In Aire Libre (my area) the Christmas decorations are in full swing and even though we don’t have any lights hanging outside of our apartment there were some inside this week…in the microwave. Elder Fernandez found out why you can’t nuke metal objects. Don’t worry, no fires. We have these composite metal type cups and silverware that usually doesn’t have any effect with the microwaves (much to my surprise the first week I was here) but I guess one of the spoons is real metal and he found that out real quick.
Anyway, sorry this is so scatters. I don’t have any time to rewrite. I was busy in the mornigns and nights this week. To leave you all with something positive, don’t be discouraged if you too are stuck on an emotional escalator. Keep getting up, keep climbing, and never ever forget the new muscles and strengths you are gaining. I am becoming a person that firmly believes that everything happens for a reason. Find your reasons. Have a great week. I miss you all dearly.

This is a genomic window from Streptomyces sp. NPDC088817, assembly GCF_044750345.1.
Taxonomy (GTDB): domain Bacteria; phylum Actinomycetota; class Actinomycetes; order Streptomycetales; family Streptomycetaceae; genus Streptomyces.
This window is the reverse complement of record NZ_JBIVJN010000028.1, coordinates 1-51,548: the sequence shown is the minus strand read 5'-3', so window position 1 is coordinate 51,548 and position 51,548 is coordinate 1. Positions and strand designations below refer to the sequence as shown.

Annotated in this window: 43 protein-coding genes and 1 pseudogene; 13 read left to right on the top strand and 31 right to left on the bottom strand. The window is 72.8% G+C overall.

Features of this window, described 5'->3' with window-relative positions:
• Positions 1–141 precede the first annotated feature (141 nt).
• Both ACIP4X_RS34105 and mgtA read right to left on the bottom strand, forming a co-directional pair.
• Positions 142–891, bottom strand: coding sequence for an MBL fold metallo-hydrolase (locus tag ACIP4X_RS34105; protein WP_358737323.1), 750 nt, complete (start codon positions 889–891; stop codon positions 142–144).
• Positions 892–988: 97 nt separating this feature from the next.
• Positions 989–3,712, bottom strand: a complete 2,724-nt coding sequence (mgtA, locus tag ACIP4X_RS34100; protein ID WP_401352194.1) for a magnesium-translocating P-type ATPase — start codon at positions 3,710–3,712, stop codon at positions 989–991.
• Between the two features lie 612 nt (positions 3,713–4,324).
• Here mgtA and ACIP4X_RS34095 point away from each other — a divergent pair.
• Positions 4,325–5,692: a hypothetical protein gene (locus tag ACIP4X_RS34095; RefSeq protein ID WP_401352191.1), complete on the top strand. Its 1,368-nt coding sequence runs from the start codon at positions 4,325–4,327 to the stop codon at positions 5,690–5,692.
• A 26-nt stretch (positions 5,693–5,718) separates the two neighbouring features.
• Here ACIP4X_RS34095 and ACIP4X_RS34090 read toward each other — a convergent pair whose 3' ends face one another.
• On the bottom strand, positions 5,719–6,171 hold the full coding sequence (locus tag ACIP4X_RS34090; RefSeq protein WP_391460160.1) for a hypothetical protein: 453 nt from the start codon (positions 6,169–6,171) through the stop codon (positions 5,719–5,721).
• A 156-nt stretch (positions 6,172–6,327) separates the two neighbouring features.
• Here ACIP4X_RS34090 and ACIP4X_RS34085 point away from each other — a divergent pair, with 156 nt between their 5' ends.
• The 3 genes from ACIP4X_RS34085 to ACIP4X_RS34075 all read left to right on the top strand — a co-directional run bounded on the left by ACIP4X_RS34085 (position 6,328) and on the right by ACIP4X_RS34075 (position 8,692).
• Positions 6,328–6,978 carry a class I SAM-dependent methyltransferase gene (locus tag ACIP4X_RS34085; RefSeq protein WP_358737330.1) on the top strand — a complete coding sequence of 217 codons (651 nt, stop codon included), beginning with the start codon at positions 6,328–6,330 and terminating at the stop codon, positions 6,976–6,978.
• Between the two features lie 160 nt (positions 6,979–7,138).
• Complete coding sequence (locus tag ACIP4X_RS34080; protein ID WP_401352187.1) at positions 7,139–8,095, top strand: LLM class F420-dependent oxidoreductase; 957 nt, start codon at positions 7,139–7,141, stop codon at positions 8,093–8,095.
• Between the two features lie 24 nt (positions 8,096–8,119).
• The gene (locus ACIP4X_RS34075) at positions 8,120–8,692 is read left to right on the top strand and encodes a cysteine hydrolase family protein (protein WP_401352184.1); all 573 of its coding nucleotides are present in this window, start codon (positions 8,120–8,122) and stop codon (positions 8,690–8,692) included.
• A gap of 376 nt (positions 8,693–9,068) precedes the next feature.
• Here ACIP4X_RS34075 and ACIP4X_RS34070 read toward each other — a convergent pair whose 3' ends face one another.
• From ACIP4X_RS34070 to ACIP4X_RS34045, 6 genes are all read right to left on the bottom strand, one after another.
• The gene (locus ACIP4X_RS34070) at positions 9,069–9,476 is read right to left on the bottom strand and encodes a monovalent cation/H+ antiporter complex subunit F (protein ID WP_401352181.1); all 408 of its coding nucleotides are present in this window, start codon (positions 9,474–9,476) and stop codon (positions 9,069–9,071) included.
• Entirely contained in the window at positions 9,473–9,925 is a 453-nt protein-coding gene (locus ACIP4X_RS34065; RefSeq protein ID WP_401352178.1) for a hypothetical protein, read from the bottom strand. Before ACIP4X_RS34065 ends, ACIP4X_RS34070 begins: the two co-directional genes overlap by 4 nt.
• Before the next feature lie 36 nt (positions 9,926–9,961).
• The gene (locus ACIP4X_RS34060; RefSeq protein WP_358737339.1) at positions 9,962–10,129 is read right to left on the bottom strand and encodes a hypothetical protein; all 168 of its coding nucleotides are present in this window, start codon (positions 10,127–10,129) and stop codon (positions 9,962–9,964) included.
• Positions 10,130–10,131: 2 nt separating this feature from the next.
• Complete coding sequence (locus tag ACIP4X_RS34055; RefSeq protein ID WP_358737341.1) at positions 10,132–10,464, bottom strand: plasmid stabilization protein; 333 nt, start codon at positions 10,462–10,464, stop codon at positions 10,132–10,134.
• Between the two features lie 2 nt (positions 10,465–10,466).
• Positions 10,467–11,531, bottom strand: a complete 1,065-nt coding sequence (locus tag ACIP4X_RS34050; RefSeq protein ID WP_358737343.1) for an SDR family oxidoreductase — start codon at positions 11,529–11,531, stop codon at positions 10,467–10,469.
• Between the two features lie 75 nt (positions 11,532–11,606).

As usual, additional tidbits from other letters home:
- KFC is a little different here. The chicken is the same but they don’t have mashed potatoes or bisquits. They offer French fries, rice, lentils and cole slaw.
- The plumbing is terrible so you can’t flush toilet paper. So there’s a little trash can next to all the toilets and the toilet paper is scented. (Please pass this info along to Nathan – he can probably use it for a “Would You Rather…”)
- He didn't explain why but simply wrote: Pony Malta
- Lisa asked Adam what things he misses and what he thinks the missionaries in our area would appreciate as a “treat”. Adam replied “compile them a list of lesser-known fun things they can do in their area on P-day”. I kind of liked that suggestion and we’re working on it.